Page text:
Help your child feel less awkward in group settings by starting small. Provide opportunities to immerse her in small groups. Then increase the size of the group as her comfort level grows. Pick activities your child is likely to enjoy.
Keep in mind that children with learning and attention issues often prefer being with one child at a time. They may become overwhelmed by the give-and-take of conversation required to successfully join in group activities. That’s why it’s a good idea to start out planning fun activities at your home where you can control the fit of the group and the choice of activity.
What you can say
“Sofia, you seem to have a great time with a number of girls in your class. But I’m noticing that you seem to prefer to get together with them one at a time. That’s great. But sometimes there are activities these girls participate in together that I’m sure you’d enjoy if you felt more comfortable being part of a group.”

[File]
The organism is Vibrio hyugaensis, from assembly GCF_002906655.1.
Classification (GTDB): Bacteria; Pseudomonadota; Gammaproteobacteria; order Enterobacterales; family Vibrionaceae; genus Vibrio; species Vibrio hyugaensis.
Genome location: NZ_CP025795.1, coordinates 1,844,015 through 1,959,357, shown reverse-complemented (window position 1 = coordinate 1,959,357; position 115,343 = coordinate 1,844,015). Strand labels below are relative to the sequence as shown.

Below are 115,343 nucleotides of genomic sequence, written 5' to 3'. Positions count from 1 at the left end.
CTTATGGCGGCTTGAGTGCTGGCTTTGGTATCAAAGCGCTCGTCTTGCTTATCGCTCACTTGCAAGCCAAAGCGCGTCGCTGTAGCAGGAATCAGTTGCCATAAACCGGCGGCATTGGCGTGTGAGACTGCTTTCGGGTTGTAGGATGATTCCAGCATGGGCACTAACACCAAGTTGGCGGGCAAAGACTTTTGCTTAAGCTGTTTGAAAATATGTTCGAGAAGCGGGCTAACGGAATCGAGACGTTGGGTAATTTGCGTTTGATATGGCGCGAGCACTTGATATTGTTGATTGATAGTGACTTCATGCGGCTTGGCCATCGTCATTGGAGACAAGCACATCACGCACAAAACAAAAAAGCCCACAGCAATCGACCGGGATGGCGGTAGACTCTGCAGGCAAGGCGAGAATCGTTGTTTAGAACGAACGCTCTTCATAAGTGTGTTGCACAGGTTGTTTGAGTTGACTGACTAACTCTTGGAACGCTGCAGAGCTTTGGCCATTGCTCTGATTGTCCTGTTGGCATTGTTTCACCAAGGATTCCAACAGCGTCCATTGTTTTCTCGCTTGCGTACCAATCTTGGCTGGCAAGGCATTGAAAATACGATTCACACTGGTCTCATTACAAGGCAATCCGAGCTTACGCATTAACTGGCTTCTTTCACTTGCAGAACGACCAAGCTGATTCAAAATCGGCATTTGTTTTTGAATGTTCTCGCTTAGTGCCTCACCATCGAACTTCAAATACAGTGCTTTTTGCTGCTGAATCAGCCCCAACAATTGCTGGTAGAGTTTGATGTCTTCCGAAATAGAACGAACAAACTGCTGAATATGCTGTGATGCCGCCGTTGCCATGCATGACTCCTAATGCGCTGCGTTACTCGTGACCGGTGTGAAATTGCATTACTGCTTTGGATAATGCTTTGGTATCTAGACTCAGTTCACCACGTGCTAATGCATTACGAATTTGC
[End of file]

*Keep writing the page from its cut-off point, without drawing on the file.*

“How about we start a cooking club on Saturdays for a few weeks here at the house? You love to bake, and I noticed several of your friends enjoy that activity too. We could start by inviting a few of the girls for this Saturday and see if it’s a hit.”
“We could add a few more girls if it seems to take off. What do you think? Let’s make a list of your girlfriends who might enjoy this and pick three to start with, OK?”
Why this will help
Group conversations can be daunting. But you can help your child get better at it by providing small-group activities that are focused on your child’s interests and strengths.
Doing this at home can help you control the environment and foster a successful experience. Over time, you can expand on these successful interactions by slowly adding to the size of the group.